JIA

CAM use widespread but not doing much for arthritis patients


Nearly half of all patients with rheumatoid arthritis are using some kind of complementary therapy but with no apparent effect on their pain levels, according to Australian data presented at the annual ARA congress in Melbourne.

The findings come from a review of data for 2899 RA patients in the Australian Rheumatology Association Database (ARAD) covering patients treated with biologics in the period 2006-2016. It found that 45.7% were using complementary medicines such as fish oil, herbal remedies or supplements.

Complementary medicine use was also common in 710 patients with psoriatic arthritis (43.2%) and 641 patients with ankylosing spondylitis (40.7%), the study by Ashley Fletcher, an epidemiologist and public health researcher at Cabrini Health in Victoria showed.

However the use of complementary medicines was not associated with any significant difference in pain scores, which were in the range of 39-42 for complementary therapy users compared to 37 for non-users.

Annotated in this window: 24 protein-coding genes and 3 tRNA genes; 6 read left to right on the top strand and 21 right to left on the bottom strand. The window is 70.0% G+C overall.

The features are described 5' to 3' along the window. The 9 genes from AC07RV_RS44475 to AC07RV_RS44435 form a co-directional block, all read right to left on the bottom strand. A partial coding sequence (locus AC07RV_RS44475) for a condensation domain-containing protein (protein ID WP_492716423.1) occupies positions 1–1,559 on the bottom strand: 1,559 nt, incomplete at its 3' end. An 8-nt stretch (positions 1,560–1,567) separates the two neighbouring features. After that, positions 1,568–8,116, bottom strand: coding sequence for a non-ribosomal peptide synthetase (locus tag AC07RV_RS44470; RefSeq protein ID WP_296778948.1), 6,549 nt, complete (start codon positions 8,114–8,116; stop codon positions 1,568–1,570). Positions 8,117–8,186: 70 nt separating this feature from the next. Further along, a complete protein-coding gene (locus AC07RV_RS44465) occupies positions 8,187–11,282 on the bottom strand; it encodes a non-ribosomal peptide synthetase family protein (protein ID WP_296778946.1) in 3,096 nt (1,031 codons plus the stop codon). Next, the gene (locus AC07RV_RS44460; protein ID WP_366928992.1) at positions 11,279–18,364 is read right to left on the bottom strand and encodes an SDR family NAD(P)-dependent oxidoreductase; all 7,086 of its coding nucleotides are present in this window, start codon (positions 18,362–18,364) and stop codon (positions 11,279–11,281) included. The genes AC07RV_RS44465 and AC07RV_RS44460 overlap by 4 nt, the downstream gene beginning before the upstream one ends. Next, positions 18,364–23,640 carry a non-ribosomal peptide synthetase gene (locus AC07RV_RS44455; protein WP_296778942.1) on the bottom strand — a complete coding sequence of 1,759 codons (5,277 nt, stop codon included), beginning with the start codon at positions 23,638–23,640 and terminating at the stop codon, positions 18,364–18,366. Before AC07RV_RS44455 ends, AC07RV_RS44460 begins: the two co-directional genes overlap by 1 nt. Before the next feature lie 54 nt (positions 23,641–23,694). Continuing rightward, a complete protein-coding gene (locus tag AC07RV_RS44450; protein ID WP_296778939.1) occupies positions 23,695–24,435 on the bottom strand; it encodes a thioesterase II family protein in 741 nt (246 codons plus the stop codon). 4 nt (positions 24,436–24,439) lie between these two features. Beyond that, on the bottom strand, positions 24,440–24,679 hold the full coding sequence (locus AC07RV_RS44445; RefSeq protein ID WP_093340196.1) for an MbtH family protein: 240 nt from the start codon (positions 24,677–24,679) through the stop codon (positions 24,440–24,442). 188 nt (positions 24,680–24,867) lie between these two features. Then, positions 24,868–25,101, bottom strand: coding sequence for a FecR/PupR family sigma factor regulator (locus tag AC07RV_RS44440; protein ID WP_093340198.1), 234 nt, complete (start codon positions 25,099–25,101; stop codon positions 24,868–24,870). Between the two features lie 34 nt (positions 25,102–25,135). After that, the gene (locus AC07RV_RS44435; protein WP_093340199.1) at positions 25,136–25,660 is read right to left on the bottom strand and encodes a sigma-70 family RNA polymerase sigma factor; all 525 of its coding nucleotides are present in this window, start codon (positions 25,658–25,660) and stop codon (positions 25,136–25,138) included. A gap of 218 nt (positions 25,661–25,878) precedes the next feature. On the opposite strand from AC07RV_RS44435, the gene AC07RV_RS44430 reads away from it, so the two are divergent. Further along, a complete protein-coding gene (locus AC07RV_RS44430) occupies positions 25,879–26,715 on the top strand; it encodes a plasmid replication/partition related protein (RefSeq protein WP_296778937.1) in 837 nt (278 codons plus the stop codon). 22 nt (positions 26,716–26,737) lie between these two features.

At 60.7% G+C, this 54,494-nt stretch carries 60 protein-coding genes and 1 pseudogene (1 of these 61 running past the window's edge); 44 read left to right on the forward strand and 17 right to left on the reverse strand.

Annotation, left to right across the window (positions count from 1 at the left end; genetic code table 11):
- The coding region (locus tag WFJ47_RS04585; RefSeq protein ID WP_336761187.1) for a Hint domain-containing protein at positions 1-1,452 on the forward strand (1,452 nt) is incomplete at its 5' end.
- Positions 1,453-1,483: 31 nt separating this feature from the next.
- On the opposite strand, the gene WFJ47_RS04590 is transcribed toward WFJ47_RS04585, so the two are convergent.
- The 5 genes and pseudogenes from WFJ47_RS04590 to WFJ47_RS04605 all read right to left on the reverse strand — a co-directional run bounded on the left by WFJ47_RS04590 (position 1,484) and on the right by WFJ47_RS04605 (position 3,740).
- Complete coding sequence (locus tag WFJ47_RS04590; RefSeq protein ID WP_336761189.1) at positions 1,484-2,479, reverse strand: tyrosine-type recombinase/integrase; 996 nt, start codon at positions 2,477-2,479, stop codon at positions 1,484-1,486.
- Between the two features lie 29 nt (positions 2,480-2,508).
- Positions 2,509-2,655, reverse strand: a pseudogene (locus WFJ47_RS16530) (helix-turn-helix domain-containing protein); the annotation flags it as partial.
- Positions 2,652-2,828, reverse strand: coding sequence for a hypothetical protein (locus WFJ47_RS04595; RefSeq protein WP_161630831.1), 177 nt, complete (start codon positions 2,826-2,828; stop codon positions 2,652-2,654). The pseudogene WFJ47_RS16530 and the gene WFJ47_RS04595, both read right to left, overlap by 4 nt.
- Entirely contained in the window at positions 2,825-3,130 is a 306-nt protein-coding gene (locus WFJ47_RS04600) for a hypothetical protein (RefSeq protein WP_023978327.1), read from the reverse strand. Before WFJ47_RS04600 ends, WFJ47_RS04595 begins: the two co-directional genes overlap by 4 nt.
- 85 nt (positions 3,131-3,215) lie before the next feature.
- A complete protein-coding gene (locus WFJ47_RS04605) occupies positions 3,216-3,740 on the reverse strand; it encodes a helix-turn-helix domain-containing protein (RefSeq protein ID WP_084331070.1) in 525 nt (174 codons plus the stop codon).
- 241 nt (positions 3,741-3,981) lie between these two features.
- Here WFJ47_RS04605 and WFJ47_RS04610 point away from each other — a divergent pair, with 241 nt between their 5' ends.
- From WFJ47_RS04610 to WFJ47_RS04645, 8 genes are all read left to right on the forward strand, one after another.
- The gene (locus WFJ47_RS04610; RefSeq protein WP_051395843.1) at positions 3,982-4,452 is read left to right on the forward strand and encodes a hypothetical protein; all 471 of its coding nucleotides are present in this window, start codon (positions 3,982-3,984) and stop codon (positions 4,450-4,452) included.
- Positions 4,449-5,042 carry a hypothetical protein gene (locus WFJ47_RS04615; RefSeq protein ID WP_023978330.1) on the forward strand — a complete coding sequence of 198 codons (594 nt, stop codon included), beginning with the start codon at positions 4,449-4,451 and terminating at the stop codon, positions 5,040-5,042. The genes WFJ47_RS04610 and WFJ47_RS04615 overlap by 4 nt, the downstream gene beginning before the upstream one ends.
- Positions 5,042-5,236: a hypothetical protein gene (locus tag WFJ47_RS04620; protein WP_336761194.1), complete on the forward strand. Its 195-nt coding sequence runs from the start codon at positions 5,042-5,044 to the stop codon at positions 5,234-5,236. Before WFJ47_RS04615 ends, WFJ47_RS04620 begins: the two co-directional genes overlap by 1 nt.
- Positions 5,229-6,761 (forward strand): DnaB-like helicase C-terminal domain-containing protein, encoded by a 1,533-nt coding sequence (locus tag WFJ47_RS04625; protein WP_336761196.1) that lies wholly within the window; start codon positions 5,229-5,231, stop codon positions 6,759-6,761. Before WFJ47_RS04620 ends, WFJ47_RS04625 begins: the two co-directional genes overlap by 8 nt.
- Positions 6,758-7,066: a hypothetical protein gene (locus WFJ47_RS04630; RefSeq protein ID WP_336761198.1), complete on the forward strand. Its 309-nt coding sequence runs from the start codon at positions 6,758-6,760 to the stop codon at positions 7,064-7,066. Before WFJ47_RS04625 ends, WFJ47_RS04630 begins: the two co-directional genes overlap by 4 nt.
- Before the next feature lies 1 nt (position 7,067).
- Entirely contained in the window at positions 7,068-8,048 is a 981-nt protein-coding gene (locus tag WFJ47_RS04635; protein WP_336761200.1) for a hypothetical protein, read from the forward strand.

The findings also showed that the kinds of complementary product used had changed over the last decade, with usage of glucosamine falling from 17.5% of patients in 2006 to 6.4% of patients in 2016. Likewise fish oil use was reported by 27.5% of patients in 2006 and 21.4% in 2016.

Among RA patients, complementary medicine use was most common among females (74% of users) and people with private health insurance (58%).

Mr Fletcher said his findings showed that complementary use among patients with arthritis was similar to or higher than reported in the general population, but did not appear to be associated with any reduction in pain levels.

His analysis also showed that 17.7% of the 175 young people with juvenile arthritis were using complementary medicines.

Mr Fletcher said it was apparent that complementary medicine use was still popular among people with arthritis, despite the lack of evidence for benefit.

“But when their pain scores are around 40% when they are on biologics perhaps it is not surprising that complementary medications are not doing much,” he said.

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